This stunning Kuro-yaki (black) Raku tea bowl is a replica of one of the original tea bowls commissioned by Rikyu, Japan’s most influential 16thC Tea Master for his use and that of his illustrious noble and wealthy students.
According to the history of tea development in Japan, Raku tea bowls were the collaboration between Tea Master Sen Rikyu (1522-1591) and the Korean potter Chojiro (1516-1592) who was working in Japan Chōjirō produced bowls for Chanoyu, the Japanese tea ceremony at Sen Rikyu’s request. These tea bowls were made of soft pottery and featured un-embellished, black or dark red /black glazes. For his contributions, Chôjirô was given the family name Raku.
Chôjirô’s offspring continued the Raku family lineage, each becoming an influential potter making a contribution to the stylistic development of chawan over time. Very few of these early tea bowls still exist, but some that do can be seen in museums in Japan, Europe and the USA. All Raku family tea bowls are named and have traceable histories. These tea bowls are priceless, and are considered Cultural Assets or National Treasures in Japan.
The Raku Museum in Kyoto, Japan, privately owned by the Raku family, treats visitors to a stunning display of historic tea bowls made by successive members of the Raku family, beginning with the first Raku, Chôjirô. We highly recommend this out-of-the-way museum as a definite ‘must-see’ for any tea enthusiast visiting Kyoto.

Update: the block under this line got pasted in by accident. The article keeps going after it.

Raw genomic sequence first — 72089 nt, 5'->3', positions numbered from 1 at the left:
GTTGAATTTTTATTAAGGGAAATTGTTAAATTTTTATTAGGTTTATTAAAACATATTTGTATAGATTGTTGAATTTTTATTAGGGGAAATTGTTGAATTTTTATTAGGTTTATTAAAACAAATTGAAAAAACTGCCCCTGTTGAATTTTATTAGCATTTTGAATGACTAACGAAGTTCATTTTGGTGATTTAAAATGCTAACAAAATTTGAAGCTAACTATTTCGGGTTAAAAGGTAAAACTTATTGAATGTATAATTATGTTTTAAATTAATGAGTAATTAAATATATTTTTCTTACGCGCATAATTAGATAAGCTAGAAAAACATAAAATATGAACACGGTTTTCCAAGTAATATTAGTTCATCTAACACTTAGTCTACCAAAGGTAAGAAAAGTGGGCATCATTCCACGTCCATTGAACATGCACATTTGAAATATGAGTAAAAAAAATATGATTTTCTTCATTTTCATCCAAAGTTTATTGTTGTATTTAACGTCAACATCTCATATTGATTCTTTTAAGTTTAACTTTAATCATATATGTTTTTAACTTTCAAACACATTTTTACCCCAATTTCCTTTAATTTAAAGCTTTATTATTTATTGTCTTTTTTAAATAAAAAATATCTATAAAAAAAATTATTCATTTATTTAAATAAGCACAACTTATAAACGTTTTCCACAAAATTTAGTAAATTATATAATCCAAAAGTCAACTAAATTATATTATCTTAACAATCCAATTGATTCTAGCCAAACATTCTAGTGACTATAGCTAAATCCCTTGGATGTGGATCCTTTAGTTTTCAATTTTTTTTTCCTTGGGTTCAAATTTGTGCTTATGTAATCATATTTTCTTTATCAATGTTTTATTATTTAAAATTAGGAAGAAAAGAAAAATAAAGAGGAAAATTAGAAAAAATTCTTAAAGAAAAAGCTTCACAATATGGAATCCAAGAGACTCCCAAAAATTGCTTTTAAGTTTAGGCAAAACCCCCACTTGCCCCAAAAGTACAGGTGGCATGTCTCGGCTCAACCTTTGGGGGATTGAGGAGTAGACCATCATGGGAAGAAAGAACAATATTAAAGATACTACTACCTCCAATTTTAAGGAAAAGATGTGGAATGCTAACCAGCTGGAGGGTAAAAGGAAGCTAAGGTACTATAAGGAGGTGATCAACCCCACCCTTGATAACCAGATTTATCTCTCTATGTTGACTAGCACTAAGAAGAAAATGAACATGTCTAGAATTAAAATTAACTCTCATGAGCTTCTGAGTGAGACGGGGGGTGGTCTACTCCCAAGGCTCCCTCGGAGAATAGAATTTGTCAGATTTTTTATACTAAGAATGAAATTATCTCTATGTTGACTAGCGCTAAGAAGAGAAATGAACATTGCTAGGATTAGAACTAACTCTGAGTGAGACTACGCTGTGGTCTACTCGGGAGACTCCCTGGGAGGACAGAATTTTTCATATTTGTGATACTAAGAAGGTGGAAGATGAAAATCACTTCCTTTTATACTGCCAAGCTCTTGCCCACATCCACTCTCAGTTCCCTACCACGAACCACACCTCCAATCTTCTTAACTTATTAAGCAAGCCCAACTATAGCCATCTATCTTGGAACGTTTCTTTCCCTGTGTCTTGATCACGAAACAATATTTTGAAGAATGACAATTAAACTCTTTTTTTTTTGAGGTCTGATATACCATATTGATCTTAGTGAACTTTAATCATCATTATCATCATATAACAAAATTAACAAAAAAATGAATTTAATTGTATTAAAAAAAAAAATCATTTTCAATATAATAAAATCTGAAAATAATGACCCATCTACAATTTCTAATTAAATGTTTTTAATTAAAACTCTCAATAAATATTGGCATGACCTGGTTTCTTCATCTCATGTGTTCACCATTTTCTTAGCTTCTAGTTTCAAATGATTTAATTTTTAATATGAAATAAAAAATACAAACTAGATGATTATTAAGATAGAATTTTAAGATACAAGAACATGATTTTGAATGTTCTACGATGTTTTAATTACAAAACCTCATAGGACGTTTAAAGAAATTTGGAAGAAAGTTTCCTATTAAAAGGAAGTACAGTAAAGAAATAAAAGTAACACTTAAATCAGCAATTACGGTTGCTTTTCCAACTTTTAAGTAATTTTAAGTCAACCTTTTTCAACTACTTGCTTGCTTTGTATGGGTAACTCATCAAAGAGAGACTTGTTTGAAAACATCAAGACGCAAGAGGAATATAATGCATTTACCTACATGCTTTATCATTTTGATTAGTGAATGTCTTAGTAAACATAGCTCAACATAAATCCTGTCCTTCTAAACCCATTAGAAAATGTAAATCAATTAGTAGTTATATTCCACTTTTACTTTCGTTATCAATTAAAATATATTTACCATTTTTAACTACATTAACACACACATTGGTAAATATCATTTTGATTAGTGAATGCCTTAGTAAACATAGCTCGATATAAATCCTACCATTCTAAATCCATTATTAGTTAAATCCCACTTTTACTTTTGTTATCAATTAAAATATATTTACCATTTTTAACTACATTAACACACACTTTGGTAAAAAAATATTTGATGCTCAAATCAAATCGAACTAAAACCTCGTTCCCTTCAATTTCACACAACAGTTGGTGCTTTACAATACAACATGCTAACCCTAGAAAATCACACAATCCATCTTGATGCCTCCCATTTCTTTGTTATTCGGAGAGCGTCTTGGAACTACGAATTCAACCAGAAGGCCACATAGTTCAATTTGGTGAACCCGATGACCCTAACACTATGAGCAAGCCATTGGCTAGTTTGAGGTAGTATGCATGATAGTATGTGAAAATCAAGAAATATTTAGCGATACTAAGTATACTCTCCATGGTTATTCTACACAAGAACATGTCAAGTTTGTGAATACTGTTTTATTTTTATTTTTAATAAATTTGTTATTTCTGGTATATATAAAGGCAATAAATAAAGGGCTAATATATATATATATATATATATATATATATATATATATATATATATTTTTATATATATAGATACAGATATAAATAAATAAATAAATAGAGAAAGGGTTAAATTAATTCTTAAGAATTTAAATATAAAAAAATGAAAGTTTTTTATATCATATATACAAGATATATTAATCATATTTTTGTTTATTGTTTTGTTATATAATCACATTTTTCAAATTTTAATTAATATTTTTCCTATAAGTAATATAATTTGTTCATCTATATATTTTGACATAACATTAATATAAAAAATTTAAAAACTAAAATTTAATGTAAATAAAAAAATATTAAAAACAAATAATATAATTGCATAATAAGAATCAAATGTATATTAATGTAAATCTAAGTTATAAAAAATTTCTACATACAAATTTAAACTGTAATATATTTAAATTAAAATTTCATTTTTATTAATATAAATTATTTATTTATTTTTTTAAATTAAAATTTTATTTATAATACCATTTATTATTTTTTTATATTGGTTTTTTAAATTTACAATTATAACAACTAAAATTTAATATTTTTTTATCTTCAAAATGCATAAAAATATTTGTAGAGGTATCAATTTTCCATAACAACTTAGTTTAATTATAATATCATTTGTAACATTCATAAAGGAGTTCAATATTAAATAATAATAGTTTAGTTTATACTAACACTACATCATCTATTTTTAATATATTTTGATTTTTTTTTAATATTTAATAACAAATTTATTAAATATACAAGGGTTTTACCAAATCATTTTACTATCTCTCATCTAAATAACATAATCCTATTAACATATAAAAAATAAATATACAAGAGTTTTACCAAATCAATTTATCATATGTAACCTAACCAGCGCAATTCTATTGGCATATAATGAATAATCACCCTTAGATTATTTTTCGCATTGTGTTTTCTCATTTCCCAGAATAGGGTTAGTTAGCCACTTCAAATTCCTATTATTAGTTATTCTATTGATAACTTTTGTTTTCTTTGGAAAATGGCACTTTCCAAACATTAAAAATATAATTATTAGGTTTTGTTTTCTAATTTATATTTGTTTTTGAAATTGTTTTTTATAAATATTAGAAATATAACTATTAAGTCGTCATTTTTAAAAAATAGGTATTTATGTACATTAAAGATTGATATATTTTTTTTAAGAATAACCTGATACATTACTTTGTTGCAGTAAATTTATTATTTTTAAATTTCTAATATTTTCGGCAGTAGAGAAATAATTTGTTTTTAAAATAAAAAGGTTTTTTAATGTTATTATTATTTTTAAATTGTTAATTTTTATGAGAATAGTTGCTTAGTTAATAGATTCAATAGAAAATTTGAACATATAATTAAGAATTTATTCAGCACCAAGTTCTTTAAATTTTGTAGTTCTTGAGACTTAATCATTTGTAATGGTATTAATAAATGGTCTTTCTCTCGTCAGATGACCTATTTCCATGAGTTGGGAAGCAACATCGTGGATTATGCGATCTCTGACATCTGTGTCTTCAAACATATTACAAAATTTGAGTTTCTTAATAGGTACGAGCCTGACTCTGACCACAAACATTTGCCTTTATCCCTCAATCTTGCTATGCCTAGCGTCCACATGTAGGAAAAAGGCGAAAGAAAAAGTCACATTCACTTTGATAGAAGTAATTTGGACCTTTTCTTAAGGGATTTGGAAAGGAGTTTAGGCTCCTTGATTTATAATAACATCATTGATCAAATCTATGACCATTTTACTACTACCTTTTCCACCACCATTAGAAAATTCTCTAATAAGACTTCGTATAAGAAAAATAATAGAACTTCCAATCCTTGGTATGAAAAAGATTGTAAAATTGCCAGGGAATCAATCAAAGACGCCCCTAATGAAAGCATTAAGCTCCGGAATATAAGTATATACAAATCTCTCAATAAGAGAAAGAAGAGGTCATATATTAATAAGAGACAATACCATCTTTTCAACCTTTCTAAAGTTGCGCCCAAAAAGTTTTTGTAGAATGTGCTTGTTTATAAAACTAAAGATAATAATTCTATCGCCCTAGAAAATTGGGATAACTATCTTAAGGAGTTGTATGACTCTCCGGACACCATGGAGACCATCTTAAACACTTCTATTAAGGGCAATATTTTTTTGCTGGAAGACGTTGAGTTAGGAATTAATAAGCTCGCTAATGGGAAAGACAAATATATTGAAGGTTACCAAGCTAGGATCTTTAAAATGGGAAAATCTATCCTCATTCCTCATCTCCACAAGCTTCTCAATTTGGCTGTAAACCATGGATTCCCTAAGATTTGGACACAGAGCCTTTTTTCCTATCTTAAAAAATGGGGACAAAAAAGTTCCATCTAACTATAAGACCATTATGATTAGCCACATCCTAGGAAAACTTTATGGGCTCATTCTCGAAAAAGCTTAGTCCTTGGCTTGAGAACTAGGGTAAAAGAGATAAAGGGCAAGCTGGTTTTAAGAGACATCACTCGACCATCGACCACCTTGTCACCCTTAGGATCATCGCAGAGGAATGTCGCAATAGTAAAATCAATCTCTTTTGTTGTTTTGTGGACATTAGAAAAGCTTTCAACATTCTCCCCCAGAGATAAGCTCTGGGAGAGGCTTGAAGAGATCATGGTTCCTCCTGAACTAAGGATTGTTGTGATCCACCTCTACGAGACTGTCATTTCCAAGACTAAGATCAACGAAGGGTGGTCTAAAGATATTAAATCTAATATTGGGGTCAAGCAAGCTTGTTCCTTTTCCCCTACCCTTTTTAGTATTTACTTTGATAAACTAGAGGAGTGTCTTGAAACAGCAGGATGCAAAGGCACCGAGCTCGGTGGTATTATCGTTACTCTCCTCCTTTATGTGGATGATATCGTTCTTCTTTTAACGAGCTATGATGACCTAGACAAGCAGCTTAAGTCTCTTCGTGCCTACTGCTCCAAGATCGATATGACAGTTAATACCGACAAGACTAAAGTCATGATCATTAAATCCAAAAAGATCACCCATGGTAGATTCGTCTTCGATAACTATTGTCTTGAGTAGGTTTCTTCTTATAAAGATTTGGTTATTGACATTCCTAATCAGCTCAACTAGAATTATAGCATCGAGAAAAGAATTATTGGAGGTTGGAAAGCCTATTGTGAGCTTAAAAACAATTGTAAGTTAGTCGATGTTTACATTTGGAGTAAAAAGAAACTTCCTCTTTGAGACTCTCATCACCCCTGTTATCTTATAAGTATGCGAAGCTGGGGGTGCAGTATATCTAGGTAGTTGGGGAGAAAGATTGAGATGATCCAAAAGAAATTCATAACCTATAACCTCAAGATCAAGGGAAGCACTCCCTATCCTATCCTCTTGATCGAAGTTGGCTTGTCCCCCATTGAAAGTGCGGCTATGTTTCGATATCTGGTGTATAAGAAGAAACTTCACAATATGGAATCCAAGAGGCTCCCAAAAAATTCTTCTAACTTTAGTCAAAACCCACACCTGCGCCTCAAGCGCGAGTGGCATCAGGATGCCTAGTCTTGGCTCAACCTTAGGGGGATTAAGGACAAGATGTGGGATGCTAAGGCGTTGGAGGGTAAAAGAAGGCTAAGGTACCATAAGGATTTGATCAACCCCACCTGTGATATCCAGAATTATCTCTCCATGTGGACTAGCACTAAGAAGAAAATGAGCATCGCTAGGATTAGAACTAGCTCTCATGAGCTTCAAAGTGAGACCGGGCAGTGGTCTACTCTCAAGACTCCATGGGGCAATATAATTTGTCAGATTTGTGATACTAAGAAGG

This Raku tea bowl is generous in size and has the warm, soft feel that is unique to Raku ware. Subtle undulations in the surface of the tea bowl provides some texture for the fingers to discover and appreciate. But overall, the surface of the tea bowl is smooth and confident and the aesthetic is spare of distracting decoration. It has a finger mark in the glaze.
Mr. Shoraku Sasaki 3rd is a famous Raku-yaki potter who lives in Kyoto, Japan. His seal is impressed in the underside of the tea bowl.
This is a handmade item – slight variations in the painting, colors, tooling, patterning and kiln effects of Chinese and Japanese tea wares are to be expected. We have carefully photographed this item as best as possible – please be aware that different device screens can render colors and subtle tones slightly differently.
Historically, the term ‘Raku’ is used for chawan and other reference to persons and objects directly associated with the original Raku family, and ‘raku’ is the term used for all other references to interested persons and similar teawares ‘in the style of‘. We have capitalized the leading ‘R’ in the term ‘raku’ here, in all instances, simply for ease of reading the text, but the chawan that we offer are replicas by highly-regarded potters and should not be thought of as being original to the family.